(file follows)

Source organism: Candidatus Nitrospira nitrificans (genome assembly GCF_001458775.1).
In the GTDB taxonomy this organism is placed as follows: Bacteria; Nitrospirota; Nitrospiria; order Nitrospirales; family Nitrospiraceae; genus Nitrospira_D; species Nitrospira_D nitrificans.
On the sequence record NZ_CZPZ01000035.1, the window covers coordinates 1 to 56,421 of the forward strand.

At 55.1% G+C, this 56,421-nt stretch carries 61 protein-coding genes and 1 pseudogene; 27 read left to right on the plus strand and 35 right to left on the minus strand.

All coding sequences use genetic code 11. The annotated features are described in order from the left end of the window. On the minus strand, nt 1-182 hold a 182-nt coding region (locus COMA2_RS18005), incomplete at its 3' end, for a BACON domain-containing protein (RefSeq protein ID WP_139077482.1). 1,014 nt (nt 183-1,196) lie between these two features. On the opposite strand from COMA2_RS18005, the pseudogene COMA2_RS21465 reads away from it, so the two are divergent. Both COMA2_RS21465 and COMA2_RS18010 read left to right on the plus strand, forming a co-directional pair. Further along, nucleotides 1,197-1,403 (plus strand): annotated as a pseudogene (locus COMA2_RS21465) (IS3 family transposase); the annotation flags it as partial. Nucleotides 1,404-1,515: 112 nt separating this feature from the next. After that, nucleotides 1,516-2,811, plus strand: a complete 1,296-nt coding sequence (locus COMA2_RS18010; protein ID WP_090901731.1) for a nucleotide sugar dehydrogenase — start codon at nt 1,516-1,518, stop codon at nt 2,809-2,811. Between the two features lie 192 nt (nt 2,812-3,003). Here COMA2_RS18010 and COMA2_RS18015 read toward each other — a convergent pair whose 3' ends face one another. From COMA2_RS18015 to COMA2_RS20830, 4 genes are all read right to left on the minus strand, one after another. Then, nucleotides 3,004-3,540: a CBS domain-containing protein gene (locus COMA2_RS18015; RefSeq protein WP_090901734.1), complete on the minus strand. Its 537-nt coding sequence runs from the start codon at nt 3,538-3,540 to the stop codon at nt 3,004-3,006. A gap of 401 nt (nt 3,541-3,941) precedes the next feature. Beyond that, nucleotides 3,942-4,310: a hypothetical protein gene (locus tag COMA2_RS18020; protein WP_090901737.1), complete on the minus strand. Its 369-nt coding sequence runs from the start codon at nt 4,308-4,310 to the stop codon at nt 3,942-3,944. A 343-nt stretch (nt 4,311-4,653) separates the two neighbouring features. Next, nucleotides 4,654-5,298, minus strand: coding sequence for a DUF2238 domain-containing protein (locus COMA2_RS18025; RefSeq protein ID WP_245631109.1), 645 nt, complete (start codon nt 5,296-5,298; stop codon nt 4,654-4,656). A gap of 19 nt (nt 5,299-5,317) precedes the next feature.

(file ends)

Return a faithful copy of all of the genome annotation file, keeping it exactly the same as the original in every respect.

Source organism: Candidatus Nitrospira nitrificans (genome assembly GCF_001458775.1).
In the GTDB taxonomy this organism is placed as follows: Bacteria; Nitrospirota; Nitrospiria; order Nitrospirales; family Nitrospiraceae; genus Nitrospira_D; species Nitrospira_D nitrificans.
On the sequence record NZ_CZPZ01000035.1, the window covers coordinates 1 to 56,421 of the forward strand.

At 55.1% G+C, this 56,421-nt stretch carries 61 protein-coding genes and 1 pseudogene; 27 read left to right on the plus strand and 35 right to left on the minus strand.

All coding sequences use genetic code 11. The annotated features are described in order from the left end of the window. On the minus strand, nt 1-182 hold a 182-nt coding region (locus COMA2_RS18005), incomplete at its 3' end, for a BACON domain-containing protein (RefSeq protein ID WP_139077482.1). 1,014 nt (nt 183-1,196) lie between these two features. On the opposite strand from COMA2_RS18005, the pseudogene COMA2_RS21465 reads away from it, so the two are divergent. Both COMA2_RS21465 and COMA2_RS18010 read left to right on the plus strand, forming a co-directional pair. Further along, nucleotides 1,197-1,403 (plus strand): annotated as a pseudogene (locus COMA2_RS21465) (IS3 family transposase); the annotation flags it as partial. Nucleotides 1,404-1,515: 112 nt separating this feature from the next. After that, nucleotides 1,516-2,811, plus strand: a complete 1,296-nt coding sequence (locus COMA2_RS18010; protein ID WP_090901731.1) for a nucleotide sugar dehydrogenase — start codon at nt 1,516-1,518, stop codon at nt 2,809-2,811. Between the two features lie 192 nt (nt 2,812-3,003). Here COMA2_RS18010 and COMA2_RS18015 read toward each other — a convergent pair whose 3' ends face one another. From COMA2_RS18015 to COMA2_RS20830, 4 genes are all read right to left on the minus strand, one after another. Then, nucleotides 3,004-3,540: a CBS domain-containing protein gene (locus COMA2_RS18015; RefSeq protein WP_090901734.1), complete on the minus strand. Its 537-nt coding sequence runs from the start codon at nt 3,538-3,540 to the stop codon at nt 3,004-3,006. A gap of 401 nt (nt 3,541-3,941) precedes the next feature. Beyond that, nucleotides 3,942-4,310: a hypothetical protein gene (locus tag COMA2_RS18020; protein WP_090901737.1), complete on the minus strand. Its 369-nt coding sequence runs from the start codon at nt 4,308-4,310 to the stop codon at nt 3,942-3,944. A 343-nt stretch (nt 4,311-4,653) separates the two neighbouring features. Next, nucleotides 4,654-5,298, minus strand: coding sequence for a DUF2238 domain-containing protein (locus COMA2_RS18025; RefSeq protein ID WP_245631109.1), 645 nt, complete (start codon nt 5,296-5,298; stop codon nt 4,654-4,656). A gap of 19 nt (nt 5,299-5,317) precedes the next feature.